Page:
The beauty is that the mini-factory only has to be run for periods, since the alcohol can easily be stored in aesthetically pleasing PP tanks.

This seems reasonable.

Or am I missing something really obvious here?




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[*] posted on 13-10-2004 at 16:39
Bragging.


Using:

  • the excellent document "The Spiral Still.pdf" (can be found in the axehandle/ directory on the FTP)
  • a 30 liter PP fermenting bucket
  • a huge sheet of insulating foam plastic
  • 5 meters of 10x0.8mm copper tubing
  • some metal cable fittings
  • the scavenged heating element from a water boiler
  • a thyristor based 0-15A power controller
  • some cable
  • some PVC hose
  • some hose clamps
  • a soldering iron
  • a digital oven thermometer w/ probe

I've made <b>this</b>, and it WORKS:

[Edited on 2004-10-14 by axehandle]

EtOH_still02.jpg - 30kB




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[*] posted on 15-10-2004 at 14:27


There we go.....

Cost of all hardware for the still + yiest and sugar + alcohol content measuring stick for the 1st batch: SEK900

Cost of the 4.5 litres of 50% vodka gotten from the 1st batch if bought legally: SEK1650

Very good, although much was lost in the carbon filter grrrrrrrr.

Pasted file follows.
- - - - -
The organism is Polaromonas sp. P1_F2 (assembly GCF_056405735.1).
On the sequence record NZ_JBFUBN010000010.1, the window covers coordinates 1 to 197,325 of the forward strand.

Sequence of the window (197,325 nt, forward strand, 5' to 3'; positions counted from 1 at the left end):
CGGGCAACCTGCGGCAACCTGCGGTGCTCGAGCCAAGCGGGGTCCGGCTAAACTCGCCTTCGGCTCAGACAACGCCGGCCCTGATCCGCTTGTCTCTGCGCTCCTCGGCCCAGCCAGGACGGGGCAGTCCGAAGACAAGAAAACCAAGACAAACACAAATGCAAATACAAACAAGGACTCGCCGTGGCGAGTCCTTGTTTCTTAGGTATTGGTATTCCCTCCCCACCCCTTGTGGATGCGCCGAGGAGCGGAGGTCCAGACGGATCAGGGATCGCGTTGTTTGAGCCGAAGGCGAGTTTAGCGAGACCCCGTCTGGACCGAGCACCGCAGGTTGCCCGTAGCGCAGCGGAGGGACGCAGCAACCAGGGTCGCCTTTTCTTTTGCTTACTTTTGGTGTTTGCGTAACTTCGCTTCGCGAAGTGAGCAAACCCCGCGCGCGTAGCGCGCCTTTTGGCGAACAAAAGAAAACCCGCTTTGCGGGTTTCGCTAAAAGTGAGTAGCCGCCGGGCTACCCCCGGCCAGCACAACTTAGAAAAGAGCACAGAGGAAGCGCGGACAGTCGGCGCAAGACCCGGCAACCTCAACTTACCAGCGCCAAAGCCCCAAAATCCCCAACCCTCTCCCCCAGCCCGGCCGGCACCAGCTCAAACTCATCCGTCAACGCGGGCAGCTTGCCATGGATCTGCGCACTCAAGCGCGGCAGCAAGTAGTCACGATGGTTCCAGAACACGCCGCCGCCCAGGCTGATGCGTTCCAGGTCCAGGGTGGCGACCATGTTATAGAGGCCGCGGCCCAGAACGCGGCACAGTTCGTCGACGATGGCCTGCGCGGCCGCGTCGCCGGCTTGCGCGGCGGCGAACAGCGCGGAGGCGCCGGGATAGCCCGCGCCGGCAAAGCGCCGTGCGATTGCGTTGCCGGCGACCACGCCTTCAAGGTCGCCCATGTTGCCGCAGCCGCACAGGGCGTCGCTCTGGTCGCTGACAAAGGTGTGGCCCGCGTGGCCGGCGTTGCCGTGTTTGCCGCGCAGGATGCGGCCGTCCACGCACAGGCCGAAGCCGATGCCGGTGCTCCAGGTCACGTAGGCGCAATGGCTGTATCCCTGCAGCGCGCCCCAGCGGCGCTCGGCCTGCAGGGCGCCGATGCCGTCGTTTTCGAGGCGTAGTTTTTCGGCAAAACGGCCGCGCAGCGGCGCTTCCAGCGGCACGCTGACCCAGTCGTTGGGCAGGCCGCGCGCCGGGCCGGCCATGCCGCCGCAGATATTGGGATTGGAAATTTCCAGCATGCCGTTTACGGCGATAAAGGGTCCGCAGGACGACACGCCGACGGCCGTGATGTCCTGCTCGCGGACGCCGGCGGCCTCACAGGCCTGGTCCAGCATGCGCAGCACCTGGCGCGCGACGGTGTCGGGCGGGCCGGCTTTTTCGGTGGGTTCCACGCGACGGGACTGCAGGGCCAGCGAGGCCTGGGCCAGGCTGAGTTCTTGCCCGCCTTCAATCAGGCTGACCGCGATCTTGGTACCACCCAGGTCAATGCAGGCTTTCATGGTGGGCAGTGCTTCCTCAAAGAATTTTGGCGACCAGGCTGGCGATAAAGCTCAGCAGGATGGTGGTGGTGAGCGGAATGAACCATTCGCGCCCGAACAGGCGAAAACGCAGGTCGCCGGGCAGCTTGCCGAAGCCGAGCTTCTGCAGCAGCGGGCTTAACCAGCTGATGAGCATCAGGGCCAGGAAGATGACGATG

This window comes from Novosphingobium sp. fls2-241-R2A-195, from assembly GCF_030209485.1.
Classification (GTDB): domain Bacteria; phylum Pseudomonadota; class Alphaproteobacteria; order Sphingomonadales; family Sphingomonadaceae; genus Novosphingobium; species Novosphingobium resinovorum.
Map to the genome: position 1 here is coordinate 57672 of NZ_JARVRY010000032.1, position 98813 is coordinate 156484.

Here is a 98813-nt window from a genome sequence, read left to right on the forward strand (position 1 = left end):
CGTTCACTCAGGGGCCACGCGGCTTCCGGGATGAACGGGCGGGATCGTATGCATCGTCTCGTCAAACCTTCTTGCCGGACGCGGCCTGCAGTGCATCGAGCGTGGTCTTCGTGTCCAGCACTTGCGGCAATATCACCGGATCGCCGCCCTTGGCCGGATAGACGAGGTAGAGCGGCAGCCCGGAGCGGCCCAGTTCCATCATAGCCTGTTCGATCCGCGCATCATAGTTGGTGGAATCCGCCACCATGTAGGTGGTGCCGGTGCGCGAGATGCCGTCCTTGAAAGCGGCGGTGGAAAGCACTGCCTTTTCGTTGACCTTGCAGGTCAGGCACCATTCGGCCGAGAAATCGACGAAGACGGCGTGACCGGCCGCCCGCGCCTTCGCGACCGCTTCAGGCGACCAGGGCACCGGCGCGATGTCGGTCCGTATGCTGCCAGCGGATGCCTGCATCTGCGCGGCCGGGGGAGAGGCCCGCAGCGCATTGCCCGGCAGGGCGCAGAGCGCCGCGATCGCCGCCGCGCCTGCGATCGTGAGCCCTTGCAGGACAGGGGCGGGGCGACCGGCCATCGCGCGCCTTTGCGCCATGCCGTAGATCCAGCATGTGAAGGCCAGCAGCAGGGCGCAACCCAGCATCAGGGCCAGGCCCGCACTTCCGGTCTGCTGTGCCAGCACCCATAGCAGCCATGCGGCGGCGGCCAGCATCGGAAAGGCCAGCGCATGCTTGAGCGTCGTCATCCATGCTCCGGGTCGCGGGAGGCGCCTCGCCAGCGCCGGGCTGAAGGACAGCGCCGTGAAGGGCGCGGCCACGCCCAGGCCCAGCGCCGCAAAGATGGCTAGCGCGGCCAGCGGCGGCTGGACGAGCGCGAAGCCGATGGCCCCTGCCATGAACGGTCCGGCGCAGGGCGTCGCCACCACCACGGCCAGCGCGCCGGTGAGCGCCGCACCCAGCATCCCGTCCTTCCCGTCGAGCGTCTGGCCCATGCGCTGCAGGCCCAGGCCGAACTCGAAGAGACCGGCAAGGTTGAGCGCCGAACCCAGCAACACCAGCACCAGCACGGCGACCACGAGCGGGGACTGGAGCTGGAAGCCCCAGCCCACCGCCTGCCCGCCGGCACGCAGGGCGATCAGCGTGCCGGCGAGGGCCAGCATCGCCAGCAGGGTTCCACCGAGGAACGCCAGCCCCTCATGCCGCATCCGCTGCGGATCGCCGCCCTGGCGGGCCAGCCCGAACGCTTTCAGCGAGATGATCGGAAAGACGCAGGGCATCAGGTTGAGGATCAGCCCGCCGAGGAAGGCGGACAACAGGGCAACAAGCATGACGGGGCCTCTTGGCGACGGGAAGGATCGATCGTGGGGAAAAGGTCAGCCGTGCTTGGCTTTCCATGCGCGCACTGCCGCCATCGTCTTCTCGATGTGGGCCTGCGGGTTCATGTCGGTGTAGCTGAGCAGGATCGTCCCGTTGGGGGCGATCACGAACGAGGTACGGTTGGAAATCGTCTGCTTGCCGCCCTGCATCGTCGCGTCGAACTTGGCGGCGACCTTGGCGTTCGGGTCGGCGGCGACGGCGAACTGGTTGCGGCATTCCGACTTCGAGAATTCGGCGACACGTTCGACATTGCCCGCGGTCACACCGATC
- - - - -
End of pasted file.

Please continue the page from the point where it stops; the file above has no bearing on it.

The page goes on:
EDIT1: (SEK10 ~= €1)

EDIT2: (Mandatory joke)

  • Cost of still: SEK900
  • Cost of booze if bought legally: SEK1650
  • Taste of product: prizeless



[Edited on 2004-10-15 by axehandle]




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[*] posted on 16-10-2004 at 18:31
Costs


Axehandle, that's nearly $48 in U.S. currency for a litre of vodka ! No wonder you're making
your own hooch ! We pay $8 - 10 a litre here ! And I thought the U.S. government was
greedy on their booze tax ! BTW, my still is a Destilabs stainless steel still, and you
guessed it - made in Sweden ! In your currency, based on average exchange rate,
that still cost me 1652 SEK, and well worth it ! An excellent example of a Swedish import !
I modified it by replacing the broken glass tubing in the reflux column with 6mm glass
beads. It puts out 190 proof easily as long as I keep the temperature in the reflux
column below 79 C. The thermometer that goes into the top of the reflux column is not
shown. I also modified the water flow through the condenser and reflux column for efficiency.

LONG LIVE SWEDEN !


Picture enclosed:

D-STILL.jpg - 127kB




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[*] posted on 16-10-2004 at 18:47
Follow-up


Sorry for the double-post but in trying to edit my last post it doesn't want to keep the
picture of my pretty still.

Just wanted to say that this reflux still holds 5 gallons.

Ramiel, I never tried the "turbo" yeast. Sounds like the results were very disappointing.
Is that the yeast sold by Gert Strand ? Personally, I like the ALLTECH SUPERSTART -
a great distiller's yeast. I like the LALVIN brands for anything I don't distill.

Everybody, listen to Ramiel - this is 1 very experienced distiller from the posts I've seen.




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[*] posted on 17-10-2004 at 09:24


Hmm, well, yes, hehe --- a stainless machine would obviously be much better but is out of the question for me for 2 reasons: Firstly, I don't know anyone with a TIG welder; and secondly, the water cooling would be audible at nights due to noise in the plumbing system, and I don't really fancy the idea of narrow-minded neighbours alerting the authorities to my... activities...